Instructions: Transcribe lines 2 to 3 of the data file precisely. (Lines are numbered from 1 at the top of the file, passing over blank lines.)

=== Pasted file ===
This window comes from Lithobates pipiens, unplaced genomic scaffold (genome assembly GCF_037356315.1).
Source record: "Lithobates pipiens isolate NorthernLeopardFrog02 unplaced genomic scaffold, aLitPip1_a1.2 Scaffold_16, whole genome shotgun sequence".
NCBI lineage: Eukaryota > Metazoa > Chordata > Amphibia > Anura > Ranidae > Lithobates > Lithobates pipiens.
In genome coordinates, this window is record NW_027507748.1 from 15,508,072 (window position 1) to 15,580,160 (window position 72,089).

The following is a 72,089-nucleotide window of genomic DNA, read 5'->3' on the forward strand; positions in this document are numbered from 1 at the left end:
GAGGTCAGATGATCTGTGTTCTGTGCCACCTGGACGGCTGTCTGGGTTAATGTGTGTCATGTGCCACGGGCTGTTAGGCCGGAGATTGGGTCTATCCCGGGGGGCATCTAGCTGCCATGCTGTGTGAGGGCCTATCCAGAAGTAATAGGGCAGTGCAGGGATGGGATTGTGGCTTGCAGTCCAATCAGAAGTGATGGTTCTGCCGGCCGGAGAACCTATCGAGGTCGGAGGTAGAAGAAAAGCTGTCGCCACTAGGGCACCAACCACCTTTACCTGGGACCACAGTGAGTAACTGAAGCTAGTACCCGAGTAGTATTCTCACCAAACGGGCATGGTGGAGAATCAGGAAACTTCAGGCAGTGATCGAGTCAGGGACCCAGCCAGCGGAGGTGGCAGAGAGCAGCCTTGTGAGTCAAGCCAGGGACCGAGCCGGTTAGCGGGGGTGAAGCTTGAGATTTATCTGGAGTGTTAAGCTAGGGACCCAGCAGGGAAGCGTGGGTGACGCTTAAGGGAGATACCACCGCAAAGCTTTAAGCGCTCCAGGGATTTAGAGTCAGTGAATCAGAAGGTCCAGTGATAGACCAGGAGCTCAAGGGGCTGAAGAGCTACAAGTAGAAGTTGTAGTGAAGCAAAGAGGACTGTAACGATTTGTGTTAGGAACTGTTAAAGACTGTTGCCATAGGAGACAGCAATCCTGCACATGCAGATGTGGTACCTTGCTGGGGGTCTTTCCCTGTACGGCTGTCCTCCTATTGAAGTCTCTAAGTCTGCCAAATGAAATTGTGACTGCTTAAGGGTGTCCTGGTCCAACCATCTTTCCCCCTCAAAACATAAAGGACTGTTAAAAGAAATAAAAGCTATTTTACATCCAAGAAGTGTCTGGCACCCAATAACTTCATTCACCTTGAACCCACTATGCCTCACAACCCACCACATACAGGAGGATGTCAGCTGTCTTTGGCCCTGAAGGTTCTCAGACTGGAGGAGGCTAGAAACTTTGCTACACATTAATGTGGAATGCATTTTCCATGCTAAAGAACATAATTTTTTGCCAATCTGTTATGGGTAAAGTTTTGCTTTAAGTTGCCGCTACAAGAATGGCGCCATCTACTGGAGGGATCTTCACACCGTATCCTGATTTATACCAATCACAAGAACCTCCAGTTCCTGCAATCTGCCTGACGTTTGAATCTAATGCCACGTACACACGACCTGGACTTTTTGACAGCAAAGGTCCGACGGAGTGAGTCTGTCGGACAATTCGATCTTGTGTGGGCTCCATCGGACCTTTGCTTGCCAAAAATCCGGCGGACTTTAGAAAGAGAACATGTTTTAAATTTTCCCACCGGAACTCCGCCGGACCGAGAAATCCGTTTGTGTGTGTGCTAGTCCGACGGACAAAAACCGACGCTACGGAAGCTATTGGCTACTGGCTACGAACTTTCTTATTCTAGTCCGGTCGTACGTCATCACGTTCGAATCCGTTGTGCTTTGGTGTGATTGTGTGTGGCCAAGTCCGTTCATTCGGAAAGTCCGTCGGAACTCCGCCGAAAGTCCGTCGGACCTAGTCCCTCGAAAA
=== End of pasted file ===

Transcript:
Source record: "Lithobates pipiens isolate NorthernLeopardFrog02 unplaced genomic scaffold, aLitPip1_a1.2 Scaffold_16, whole genome shotgun sequence".
NCBI lineage: Eukaryota > Metazoa > Chordata > Amphibia > Anura > Ranidae > Lithobates > Lithobates pipiens.